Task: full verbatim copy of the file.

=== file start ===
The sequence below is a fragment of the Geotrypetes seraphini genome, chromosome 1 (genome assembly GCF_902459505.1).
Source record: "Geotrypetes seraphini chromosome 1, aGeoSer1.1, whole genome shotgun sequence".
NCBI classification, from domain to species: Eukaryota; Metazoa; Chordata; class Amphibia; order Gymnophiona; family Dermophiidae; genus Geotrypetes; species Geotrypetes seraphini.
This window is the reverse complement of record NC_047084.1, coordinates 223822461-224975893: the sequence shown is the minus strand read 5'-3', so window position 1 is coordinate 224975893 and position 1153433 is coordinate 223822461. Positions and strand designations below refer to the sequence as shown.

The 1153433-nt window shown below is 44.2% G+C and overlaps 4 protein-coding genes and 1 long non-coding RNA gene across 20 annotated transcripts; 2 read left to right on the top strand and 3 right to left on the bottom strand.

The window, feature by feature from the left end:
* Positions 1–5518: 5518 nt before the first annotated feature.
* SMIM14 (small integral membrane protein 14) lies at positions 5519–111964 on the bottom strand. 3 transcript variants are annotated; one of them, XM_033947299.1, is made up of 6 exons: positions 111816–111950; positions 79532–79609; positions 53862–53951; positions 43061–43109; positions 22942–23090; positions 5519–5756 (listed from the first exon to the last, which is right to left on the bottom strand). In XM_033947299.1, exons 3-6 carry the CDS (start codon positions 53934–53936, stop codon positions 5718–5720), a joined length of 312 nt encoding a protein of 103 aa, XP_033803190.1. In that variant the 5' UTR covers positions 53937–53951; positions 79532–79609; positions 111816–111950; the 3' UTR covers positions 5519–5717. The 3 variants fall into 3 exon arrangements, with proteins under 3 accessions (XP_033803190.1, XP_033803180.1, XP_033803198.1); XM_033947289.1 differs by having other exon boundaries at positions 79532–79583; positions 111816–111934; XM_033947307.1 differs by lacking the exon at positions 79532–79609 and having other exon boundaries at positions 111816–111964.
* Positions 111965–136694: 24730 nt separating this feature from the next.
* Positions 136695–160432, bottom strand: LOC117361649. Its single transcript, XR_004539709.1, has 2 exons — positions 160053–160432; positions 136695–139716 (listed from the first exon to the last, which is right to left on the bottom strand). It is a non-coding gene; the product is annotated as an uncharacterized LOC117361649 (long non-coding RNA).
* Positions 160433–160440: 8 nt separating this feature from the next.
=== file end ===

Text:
The sequence below is a fragment of the Geotrypetes seraphini genome, chromosome 1 (genome assembly GCF_902459505.1).
Source record: "Geotrypetes seraphini chromosome 1, aGeoSer1.1, whole genome shotgun sequence".
NCBI classification, from domain to species: Eukaryota; Metazoa; Chordata; class Amphibia; order Gymnophiona; family Dermophiidae; genus Geotrypetes; species Geotrypetes seraphini.
This window is the reverse complement of record NC_047084.1, coordinates 223822461-224975893: the sequence shown is the minus strand read 5'-3', so window position 1 is coordinate 224975893 and position 1153433 is coordinate 223822461. Positions and strand designations below refer to the sequence as shown.

The 1153433-nt window shown below is 44.2% G+C and overlaps 4 protein-coding genes and 1 long non-coding RNA gene across 20 annotated transcripts; 2 read left to right on the top strand and 3 right to left on the bottom strand.

The window, feature by feature from the left end:
* Positions 1–5518: 5518 nt before the first annotated feature.
* SMIM14 (small integral membrane protein 14) lies at positions 5519–111964 on the bottom strand. 3 transcript variants are annotated; one of them, XM_033947299.1, is made up of 6 exons: positions 111816–111950; positions 79532–79609; positions 53862–53951; positions 43061–43109; positions 22942–23090; positions 5519–5756 (listed from the first exon to the last, which is right to left on the bottom strand). In XM_033947299.1, exons 3-6 carry the CDS (start codon positions 53934–53936, stop codon positions 5718–5720), a joined length of 312 nt encoding a protein of 103 aa, XP_033803190.1. In that variant the 5' UTR covers positions 53937–53951; positions 79532–79609; positions 111816–111950; the 3' UTR covers positions 5519–5717. The 3 variants fall into 3 exon arrangements, with proteins under 3 accessions (XP_033803190.1, XP_033803180.1, XP_033803198.1); XM_033947289.1 differs by having other exon boundaries at positions 79532–79583; positions 111816–111934; XM_033947307.1 differs by lacking the exon at positions 79532–79609 and having other exon boundaries at positions 111816–111964.
* Positions 111965–136694: 24730 nt separating this feature from the next.
* Positions 136695–160432, bottom strand: LOC117361649. Its single transcript, XR_004539709.1, has 2 exons — positions 160053–160432; positions 136695–139716 (listed from the first exon to the last, which is right to left on the bottom strand). It is a non-coding gene; the product is annotated as an uncharacterized LOC117361649 (long non-coding RNA).
* Positions 160433–160440: 8 nt separating this feature from the next.